Posts Tagged ‘buttermilk’

Raspberry Buttermilk Sherbet

Wednesday, August 10th, 2011

About two weeks ago I got put on a new client project at work. My role on this particular project is all about food. I’m responsible for creating content. About food. Ummmm, could this be a more perfect match? I’m thrilled. I was actually on a business trip for a different client when the spot opened up, and I will love my boss FOREVER for suggesting my name. She pretty much made my life.

For the past two weeks, I’ve been researching and writing. Cooking and baking. Snapping pictures and editing. And it has been FUN. I haven’t had this much fun at work in a loooonnngggg time. I feel excited and inspired. It’s refreshing.

You know what else is refreshing? Sherbet. Specifically, this raspberry buttermilk sherbet. It’s icy and creamy. Light and dense with flavor. It’s the best of both worlds: everything there is to love about the fruitiness of a sorbet combined with the flavor and density of an ice cream. It hits the perfect summer note.

Gather Up:
6 cups raspberries (4-5 pints)
1/4 cup 100% grape or apple juice
1 cup superfine sugar
1 1/2 cups buttermilk
1/4 cup heavy cream
Kosher salt

Puree the raspberries, juice and sugar in a food processor until smooth. Stir in the buttermilk, cream and a pinch of salt. Cover and refrigerate until thoroughly chilled, about 4 hours.

Transfer the mixture to an ice cream maker and freeze according to the manufacturer’s instructions. Transfer to an airtight container and freeze until firm.

To serve, allow to thaw on the counter for about 20 minutes before scooping.

Enjoy big spoonfuls, or in ice cream sandwiches, with the cookie of your choice. We used mini gingersnaps – yum!

Recipe from the Food Network Magazine

Peach Pancakes

Thursday, July 28th, 2011

I love hippies. I always wanted to be one. My children think I was, and I do nothing to dispel that notion… So naturally, health food places and local sustainable farming is my thing… (That part, at least, is true.)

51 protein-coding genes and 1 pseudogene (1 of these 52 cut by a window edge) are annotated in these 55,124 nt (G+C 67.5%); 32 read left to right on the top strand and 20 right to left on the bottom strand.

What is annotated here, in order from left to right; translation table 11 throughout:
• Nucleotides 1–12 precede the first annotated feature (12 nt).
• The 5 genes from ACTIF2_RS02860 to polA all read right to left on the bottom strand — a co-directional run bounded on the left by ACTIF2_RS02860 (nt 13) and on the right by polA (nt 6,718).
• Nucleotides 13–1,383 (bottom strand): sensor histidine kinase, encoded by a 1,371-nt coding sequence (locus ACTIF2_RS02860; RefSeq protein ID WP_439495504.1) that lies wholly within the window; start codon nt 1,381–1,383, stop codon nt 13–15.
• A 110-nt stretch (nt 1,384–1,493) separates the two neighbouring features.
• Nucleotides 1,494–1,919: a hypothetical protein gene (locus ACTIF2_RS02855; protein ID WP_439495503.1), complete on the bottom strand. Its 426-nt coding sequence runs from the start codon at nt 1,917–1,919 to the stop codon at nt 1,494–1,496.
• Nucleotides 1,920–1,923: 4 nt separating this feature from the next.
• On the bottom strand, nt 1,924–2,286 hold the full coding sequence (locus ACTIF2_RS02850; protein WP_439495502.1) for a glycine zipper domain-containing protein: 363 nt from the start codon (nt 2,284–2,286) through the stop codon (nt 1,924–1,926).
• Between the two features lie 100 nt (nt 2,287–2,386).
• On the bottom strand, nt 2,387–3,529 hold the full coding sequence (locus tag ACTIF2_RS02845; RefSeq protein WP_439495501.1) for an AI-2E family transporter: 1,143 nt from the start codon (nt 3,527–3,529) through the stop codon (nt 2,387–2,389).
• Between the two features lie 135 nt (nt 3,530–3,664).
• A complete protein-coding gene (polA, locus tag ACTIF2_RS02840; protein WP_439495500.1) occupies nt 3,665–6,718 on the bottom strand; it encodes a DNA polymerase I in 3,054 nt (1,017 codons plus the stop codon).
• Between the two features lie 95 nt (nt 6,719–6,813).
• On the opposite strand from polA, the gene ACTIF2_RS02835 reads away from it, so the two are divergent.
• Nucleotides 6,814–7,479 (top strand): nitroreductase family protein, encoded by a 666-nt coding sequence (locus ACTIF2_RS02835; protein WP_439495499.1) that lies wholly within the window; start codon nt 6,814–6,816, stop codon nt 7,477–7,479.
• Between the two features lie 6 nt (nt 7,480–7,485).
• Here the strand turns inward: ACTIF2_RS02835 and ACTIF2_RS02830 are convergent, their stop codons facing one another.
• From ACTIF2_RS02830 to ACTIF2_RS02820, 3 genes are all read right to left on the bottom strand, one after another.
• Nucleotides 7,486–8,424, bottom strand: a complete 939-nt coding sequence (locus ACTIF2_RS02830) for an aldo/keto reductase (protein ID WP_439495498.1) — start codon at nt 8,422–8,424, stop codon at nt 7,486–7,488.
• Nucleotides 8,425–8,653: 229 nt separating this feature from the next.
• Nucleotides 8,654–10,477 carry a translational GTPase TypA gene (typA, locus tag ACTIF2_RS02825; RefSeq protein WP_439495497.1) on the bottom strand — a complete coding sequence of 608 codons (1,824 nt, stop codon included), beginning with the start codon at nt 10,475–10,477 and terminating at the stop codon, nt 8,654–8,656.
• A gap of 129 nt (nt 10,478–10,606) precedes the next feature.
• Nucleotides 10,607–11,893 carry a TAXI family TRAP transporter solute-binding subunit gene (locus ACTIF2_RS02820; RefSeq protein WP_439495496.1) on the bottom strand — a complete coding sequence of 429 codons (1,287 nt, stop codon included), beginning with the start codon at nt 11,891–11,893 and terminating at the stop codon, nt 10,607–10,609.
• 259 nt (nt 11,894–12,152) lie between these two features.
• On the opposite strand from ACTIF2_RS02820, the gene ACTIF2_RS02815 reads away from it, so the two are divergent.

There is a certain restaurant in Austin (probably the hippie capital of Texas, or maybe the entire Southwest even…) where they serve local produce, embrace all manner of vegetarians, remain eternally chill and operate 24 hours a day. If you have been to Austin, someone has told you to go to Kerbey Lane, and heaven help you if you did not go!

The pancakes have a cult following, and let me tell you, once you have eaten their peach pancakes in the summer, they will haunt you… In a good way…  In a come-back-for-more kinda way… So go. I will not judge you.  And sister… neither will they!

Gather Up:
2 eggs, at room temperature
2 ½ cups buttermilk, at room temperature
4 tablespoons oil
2 ½ cups flour
2 tablespoons sugar
2 teaspoons baking powder
1 teaspoon baking soda
1 teaspoon kosher salt
¼ teaspoon cinnamon
¼ teaspoon ginger
Pinch nutmeg
Pinch ground cloves
2 cups ripe, peeled, diced peaches

Blend egg, milk and oil. In a separate bowl blend dry ingredients together.

Add dry ingredients to wet ingredients and stir until just combined. Gently fold in peaches. Let sit 5 minutes. Batter will be lumpy.

Heat griddle until drops of water sizzle. Grease lightly if needed.

Drop large spoonfuls of batter onto hot grill and smooth out slightly. Flip pancakes once pancakes puff and bubbles have formed, but before bubbles break.

Turn and brown on the other side, pressing down gently to make sure batter cooks evenly around the fruit.

Serve immediately with powdered sugar, butter, warm syrup, peach butter, or topping of your choice.

Inspired by Kerbey Lane Café, Austin

Fresh Orange Cake

Tuesday, January 25th, 2011

I made this cake twice… I had two fresh orange recipes for cake in my winter pile of “desserts-to-try.” The first used an entire whole orange, poached in simple syrup and pureed down into a luscious blend of oranges and sour cream… Sound intriguing?  (It did not turn out – in fact I dreamed about it that night, and in my dream I was making the cake on the Food Network show, “Worst Cook in America.” Anne Burrell told me the cake looked like a sponge. It went downhill from there…)